• Filtering seawater, improving its quality by removing bacterial pathogens. It’s estimated that this service reduces the annual incidence of cholera by around 600,000 cases a year.

As outlined above, seagrass meadows work wonders for our planet, playing a key role in biodiversity, coastal protection, filtration, nutrient recycling, and the global fight against climate change. It’s vital to preserve and restore them.

Where are the world’s seagrasses?

It’s often assumed that this flowering marine plant is found only in shallow, sheltered coastal waters. However, most of the world’s seagrass meadows can be found in far deeper water, growing on the seabed up to 50 metres below the surface. Despite their vital importance in regulating the planet’s health, only around 20% of the world’s seagrass meadows have been reported on so far, with very low coverage in many areas, such as the Indian Ocean. Moreover, the reporting to date merely indicates whether seagrasses are present in a location or not. Given the Earth’s climate emergency, there is an urgent need to map, monitor and manage seagrass worldwide. Importantly, it’s not just the location and size of the seagrass meadows that need to be monitored – assessing their health is even more important.

What’s affecting seagrass health?

It’s estimated that the world has been losing around 110 km² of its seagrass meadows annually since 1980, with indications that the loss rate is accelerating. Numerous factors contribute to this decline, including destructive bottom trawling, pollution, sedimentation, nutrient enrichment, and climate change. Understanding the reasons behind the deterioration of these critical ecosystems and their health is essential to realistically hope for their restoration and thriving preservation.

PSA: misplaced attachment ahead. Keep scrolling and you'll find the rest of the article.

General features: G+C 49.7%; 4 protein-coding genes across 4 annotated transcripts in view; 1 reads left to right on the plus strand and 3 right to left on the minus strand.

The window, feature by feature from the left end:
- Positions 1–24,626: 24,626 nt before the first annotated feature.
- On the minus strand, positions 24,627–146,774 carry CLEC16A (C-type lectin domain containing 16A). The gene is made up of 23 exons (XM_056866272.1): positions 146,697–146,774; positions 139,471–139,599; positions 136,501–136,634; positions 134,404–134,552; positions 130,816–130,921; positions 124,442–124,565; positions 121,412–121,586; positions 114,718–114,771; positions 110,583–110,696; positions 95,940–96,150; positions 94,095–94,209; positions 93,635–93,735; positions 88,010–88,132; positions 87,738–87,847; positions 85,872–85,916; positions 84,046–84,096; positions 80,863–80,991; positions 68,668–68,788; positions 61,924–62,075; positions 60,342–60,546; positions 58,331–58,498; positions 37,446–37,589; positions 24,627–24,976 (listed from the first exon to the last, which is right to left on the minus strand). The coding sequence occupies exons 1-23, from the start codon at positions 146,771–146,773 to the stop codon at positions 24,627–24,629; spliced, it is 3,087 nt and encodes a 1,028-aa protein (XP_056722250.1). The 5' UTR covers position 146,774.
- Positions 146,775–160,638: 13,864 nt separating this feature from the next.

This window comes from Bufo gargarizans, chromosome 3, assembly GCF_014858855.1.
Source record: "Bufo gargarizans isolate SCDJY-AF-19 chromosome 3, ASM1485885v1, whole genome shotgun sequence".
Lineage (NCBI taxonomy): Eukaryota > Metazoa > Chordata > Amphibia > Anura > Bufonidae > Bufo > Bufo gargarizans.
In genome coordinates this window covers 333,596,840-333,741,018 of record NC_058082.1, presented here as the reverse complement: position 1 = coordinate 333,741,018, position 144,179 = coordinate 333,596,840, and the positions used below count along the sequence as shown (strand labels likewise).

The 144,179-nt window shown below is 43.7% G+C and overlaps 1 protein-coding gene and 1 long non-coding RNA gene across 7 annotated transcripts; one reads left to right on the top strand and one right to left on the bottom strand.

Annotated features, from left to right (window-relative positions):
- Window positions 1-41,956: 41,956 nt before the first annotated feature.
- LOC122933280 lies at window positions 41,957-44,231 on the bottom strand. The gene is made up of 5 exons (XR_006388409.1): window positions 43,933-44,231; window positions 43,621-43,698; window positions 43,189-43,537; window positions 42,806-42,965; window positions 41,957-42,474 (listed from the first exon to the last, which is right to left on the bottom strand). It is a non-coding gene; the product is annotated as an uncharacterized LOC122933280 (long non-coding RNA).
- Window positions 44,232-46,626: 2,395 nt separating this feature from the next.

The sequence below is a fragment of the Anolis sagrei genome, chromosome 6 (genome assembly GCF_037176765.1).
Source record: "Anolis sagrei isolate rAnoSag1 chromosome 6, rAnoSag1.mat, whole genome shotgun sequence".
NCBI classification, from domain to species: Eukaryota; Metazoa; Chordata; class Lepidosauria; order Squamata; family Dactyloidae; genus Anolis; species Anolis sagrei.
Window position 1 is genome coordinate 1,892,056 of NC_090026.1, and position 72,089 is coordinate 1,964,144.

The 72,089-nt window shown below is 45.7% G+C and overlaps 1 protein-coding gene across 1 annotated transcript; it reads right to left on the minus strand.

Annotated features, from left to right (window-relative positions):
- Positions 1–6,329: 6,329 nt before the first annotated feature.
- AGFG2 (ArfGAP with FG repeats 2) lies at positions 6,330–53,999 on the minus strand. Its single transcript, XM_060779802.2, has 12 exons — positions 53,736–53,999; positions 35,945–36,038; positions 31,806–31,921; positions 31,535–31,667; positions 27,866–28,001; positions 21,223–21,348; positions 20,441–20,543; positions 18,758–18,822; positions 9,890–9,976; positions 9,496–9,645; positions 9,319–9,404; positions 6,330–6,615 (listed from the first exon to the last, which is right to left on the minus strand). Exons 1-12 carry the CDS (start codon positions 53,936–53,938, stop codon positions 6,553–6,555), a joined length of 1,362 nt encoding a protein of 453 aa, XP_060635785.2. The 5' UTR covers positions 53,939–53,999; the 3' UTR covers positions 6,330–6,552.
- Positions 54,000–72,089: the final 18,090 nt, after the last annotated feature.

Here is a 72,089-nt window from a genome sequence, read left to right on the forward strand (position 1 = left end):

Image showing healthy and unhealthy seagrass. Photo credit: PlanBlue

restricted use - only for use in agreed long read article. For further use, please contact media@planblue.com

Healthy and unhealthy seagrass. Photo credit: PlanBlue

Why is seagrass health important?

Healthy seagrass meadows efficiently sequester carbon from seawater, partially storing it in the sediment (though not all is retained – some is released and remineralised). As seagrasses grow, their storage capacity increases. Over time, accumulated organic matter forms an interwoven mat of vegetation, holding the seagrasses in place while securely locking away carbon. However, when seagrass health declines, carbon sequestration becomes less efficient. Persistent issues lead to the destabilisation of the decaying mat, releasing captured carbon back into the system. This deterioration also releases other climate gases, posing significant concern from a climate-change perspective.